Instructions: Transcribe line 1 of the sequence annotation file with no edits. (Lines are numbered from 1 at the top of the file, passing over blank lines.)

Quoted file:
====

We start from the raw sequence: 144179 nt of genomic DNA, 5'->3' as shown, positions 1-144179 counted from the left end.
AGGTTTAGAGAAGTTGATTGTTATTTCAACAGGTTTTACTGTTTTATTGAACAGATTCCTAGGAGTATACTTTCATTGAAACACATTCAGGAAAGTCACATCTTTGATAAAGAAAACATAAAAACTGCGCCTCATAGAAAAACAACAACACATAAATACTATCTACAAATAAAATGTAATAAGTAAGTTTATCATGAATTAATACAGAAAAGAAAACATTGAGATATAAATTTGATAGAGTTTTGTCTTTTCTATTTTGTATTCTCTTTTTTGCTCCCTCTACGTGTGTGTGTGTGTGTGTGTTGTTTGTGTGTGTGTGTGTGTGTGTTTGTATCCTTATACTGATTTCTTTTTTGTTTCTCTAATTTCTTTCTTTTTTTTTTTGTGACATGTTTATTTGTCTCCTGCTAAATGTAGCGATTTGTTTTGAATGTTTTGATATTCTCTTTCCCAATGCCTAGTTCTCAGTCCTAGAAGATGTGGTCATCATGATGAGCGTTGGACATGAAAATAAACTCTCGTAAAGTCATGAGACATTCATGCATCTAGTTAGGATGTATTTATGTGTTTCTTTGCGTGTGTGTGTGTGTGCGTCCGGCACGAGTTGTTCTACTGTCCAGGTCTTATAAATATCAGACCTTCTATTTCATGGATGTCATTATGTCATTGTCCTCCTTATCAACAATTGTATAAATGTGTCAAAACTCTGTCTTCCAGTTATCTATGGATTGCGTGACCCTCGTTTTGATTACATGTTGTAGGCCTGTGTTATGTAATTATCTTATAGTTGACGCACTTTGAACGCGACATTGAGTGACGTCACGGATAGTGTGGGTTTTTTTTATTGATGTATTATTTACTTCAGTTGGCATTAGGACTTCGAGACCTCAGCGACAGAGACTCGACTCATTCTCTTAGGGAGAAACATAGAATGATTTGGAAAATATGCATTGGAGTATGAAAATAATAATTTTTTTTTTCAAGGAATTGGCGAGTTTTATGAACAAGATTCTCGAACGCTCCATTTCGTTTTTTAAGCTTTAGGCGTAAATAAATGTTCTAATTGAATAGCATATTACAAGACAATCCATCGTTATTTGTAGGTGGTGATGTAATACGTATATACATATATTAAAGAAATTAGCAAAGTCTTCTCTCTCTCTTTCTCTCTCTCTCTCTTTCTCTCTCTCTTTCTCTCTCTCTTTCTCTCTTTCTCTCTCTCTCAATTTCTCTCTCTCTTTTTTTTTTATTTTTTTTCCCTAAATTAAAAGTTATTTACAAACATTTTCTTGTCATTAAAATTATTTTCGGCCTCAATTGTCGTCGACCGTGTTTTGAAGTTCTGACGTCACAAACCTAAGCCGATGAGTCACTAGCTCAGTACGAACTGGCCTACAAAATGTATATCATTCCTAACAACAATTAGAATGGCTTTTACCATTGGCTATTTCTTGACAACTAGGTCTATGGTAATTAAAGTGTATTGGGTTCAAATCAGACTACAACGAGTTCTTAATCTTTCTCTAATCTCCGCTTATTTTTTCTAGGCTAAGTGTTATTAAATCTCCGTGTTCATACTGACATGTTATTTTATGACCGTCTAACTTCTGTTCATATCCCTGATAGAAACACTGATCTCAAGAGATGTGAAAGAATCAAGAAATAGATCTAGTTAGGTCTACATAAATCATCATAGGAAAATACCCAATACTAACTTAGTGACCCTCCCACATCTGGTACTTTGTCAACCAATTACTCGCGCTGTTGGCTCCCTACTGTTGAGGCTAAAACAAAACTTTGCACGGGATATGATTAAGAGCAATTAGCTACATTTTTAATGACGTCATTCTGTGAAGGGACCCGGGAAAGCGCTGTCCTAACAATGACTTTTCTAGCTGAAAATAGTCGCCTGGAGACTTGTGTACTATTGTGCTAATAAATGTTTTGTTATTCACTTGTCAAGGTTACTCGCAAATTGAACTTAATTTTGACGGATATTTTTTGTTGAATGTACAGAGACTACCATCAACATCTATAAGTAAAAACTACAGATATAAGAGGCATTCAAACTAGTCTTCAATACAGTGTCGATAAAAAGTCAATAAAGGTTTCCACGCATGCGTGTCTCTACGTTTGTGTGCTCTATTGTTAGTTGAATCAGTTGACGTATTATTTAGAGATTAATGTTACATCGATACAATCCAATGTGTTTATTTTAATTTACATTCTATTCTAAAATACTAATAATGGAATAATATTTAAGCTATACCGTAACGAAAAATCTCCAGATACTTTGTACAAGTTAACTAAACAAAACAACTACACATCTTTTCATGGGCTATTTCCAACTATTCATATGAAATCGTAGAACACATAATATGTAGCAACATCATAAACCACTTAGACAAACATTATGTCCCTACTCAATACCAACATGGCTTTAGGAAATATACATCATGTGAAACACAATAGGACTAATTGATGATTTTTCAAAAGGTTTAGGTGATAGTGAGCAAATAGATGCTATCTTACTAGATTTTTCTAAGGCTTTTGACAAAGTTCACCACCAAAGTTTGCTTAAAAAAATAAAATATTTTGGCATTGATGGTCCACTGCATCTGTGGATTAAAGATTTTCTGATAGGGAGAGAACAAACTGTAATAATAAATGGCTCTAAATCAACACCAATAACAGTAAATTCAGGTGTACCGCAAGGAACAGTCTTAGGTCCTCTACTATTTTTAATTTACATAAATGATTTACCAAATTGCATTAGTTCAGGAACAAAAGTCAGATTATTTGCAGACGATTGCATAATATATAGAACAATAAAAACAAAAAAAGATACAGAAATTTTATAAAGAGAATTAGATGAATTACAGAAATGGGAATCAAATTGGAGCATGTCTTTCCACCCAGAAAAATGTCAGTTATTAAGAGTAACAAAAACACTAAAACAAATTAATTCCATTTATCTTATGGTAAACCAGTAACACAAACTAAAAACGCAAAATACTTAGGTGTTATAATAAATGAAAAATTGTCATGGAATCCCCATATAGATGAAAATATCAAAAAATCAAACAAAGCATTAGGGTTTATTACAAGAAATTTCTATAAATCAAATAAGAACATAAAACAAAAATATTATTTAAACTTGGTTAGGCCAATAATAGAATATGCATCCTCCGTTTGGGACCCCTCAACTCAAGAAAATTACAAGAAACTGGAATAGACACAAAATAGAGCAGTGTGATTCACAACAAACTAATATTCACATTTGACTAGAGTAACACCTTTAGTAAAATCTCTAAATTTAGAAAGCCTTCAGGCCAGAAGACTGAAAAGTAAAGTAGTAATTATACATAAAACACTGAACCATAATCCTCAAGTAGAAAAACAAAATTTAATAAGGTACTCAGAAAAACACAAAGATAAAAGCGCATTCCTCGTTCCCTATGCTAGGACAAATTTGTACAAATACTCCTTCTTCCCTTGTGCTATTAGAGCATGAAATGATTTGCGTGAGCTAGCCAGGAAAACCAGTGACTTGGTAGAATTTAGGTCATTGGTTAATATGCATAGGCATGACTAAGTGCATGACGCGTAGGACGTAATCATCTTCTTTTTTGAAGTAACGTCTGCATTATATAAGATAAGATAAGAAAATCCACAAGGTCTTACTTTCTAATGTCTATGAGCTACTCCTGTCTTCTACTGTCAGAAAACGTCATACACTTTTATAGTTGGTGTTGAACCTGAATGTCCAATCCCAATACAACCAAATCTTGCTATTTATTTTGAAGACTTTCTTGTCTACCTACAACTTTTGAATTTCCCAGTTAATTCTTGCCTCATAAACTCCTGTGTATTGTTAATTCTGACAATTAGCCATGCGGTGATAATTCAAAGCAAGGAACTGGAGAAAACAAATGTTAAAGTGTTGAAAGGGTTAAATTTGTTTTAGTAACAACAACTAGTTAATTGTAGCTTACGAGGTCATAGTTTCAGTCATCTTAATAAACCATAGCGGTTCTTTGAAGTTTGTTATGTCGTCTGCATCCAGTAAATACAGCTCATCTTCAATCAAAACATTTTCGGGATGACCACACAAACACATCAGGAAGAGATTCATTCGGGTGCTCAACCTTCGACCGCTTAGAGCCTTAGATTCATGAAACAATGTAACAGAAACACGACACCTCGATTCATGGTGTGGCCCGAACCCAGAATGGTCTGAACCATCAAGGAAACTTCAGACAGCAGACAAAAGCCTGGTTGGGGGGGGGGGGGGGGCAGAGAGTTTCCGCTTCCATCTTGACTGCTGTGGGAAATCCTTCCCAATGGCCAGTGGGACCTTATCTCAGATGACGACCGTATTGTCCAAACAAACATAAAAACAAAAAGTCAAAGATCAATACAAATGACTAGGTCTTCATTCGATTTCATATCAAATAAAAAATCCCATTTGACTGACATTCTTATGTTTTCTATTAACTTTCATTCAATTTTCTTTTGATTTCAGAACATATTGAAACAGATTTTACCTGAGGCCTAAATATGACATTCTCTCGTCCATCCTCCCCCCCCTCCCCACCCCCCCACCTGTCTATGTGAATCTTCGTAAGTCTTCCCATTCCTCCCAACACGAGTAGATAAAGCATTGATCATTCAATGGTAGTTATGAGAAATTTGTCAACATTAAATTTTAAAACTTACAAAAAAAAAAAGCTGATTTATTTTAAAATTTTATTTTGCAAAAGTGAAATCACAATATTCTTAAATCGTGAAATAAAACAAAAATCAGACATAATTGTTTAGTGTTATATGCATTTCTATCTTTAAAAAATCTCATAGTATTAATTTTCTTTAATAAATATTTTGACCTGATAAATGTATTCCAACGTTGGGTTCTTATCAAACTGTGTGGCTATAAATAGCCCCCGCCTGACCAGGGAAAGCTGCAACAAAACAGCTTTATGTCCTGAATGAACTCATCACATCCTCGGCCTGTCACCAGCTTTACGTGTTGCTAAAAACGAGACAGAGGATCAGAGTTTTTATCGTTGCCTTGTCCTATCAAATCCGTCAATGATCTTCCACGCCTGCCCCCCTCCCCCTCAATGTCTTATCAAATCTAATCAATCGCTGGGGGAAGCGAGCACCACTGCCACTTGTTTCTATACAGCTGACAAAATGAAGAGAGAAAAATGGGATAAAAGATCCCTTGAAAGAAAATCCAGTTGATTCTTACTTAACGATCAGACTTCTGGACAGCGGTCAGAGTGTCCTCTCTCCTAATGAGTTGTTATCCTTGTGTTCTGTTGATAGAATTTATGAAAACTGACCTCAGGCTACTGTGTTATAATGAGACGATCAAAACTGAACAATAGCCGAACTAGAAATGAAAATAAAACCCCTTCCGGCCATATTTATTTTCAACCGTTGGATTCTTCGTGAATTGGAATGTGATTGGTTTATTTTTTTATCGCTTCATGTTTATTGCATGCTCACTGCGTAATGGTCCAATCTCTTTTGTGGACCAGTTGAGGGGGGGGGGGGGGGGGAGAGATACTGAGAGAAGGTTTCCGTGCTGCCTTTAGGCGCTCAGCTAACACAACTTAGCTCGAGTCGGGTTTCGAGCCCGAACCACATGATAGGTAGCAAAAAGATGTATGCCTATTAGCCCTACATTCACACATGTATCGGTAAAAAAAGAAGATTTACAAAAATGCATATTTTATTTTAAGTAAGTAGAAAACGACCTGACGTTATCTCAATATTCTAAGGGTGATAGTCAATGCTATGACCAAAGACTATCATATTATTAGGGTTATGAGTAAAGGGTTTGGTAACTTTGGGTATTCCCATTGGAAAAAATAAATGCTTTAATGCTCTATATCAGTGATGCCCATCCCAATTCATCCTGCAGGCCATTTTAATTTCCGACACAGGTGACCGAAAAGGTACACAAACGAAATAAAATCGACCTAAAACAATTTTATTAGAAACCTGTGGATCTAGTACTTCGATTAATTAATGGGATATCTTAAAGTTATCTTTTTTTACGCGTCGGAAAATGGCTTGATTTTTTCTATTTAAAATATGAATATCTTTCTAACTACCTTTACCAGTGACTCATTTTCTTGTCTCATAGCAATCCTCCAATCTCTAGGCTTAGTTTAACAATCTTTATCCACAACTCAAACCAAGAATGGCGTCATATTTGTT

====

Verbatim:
We start from the raw sequence: 144179 nt of genomic DNA, 5'->3' as shown, positions 1-144179 counted from the left end.